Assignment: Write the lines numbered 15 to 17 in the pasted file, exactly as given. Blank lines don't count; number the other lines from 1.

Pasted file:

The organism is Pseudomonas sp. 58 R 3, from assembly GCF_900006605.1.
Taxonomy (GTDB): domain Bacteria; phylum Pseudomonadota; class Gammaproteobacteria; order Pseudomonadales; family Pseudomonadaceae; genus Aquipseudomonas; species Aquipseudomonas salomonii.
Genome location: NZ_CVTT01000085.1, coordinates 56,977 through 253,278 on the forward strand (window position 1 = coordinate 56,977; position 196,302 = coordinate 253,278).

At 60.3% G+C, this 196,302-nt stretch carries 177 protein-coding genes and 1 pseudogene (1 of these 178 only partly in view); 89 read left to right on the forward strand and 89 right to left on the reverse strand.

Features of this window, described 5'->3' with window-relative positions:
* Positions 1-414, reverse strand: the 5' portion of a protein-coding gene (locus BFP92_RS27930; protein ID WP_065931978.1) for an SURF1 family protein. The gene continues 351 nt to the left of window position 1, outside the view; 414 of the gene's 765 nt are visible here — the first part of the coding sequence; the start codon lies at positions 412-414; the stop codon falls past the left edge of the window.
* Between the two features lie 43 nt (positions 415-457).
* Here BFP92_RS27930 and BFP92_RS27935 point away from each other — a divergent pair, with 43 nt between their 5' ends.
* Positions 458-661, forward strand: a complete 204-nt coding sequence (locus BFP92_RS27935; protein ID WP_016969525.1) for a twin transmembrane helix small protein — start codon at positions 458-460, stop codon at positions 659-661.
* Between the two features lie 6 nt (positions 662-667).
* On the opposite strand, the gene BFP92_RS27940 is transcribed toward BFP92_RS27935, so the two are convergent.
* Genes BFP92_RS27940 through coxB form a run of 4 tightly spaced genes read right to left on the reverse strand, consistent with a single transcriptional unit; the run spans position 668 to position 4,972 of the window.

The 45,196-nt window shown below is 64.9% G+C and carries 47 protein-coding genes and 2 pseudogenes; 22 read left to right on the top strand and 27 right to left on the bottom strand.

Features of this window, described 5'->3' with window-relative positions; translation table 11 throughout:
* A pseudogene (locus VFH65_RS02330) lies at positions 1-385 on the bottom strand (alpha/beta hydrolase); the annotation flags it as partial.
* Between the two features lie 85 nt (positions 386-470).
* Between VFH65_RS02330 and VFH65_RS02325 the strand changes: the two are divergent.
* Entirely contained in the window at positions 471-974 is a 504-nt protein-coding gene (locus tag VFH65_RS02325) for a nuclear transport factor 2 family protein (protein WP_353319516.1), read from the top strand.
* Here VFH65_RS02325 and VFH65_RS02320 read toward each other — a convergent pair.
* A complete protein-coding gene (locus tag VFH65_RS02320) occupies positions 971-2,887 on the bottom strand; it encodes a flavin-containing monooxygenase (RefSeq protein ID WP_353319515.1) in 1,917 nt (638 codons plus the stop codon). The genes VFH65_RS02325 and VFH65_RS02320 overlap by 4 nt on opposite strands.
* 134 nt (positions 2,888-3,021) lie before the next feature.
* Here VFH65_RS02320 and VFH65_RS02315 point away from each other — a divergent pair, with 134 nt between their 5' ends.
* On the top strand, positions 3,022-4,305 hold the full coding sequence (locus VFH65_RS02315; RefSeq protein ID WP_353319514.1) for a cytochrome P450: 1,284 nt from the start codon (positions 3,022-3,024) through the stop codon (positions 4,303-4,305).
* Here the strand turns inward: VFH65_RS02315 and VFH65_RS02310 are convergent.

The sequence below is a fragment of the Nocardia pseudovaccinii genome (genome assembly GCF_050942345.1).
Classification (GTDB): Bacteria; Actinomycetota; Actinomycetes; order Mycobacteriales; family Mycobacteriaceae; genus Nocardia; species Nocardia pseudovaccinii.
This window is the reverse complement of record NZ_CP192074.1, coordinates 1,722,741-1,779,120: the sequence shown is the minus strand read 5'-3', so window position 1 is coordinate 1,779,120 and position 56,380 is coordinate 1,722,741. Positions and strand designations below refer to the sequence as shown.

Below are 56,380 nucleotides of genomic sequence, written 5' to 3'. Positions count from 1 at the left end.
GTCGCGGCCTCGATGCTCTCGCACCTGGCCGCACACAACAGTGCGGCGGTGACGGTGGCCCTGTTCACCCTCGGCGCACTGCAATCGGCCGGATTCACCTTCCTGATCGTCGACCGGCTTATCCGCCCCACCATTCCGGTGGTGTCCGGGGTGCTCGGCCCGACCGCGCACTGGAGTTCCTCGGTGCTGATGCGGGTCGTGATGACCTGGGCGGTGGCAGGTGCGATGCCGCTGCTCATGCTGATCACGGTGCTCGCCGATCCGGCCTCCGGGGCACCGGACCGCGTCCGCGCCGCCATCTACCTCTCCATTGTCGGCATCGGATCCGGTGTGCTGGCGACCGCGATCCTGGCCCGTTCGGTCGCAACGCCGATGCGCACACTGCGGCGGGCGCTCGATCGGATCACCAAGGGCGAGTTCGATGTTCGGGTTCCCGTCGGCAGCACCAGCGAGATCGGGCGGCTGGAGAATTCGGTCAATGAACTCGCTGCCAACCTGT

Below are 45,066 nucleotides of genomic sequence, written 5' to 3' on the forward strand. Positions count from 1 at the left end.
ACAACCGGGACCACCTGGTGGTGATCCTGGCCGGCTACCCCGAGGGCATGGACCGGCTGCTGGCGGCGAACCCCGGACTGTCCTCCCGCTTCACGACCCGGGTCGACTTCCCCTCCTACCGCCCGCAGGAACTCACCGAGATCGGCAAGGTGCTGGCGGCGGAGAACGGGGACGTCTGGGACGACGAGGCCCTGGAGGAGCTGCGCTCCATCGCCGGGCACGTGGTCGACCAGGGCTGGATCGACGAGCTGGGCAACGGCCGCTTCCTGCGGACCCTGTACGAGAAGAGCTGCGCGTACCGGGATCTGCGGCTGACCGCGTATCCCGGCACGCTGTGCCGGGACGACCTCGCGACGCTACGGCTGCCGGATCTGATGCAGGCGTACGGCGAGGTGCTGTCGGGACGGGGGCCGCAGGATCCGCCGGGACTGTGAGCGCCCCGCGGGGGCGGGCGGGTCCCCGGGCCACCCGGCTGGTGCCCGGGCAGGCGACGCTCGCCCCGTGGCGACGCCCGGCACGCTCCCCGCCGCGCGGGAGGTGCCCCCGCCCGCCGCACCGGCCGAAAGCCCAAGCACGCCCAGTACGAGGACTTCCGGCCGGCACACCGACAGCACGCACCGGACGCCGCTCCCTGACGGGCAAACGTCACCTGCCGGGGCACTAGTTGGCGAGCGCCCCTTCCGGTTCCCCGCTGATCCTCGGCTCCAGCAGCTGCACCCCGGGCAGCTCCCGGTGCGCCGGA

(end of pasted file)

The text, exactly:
* A pseudogene (locus VFH65_RS02330) lies at positions 1-385 on the bottom strand (alpha/beta hydrolase); the annotation flags it as partial.
* Between the two features lie 85 nt (positions 386-470).
* Between VFH65_RS02330 and VFH65_RS02325 the strand changes: the two are divergent.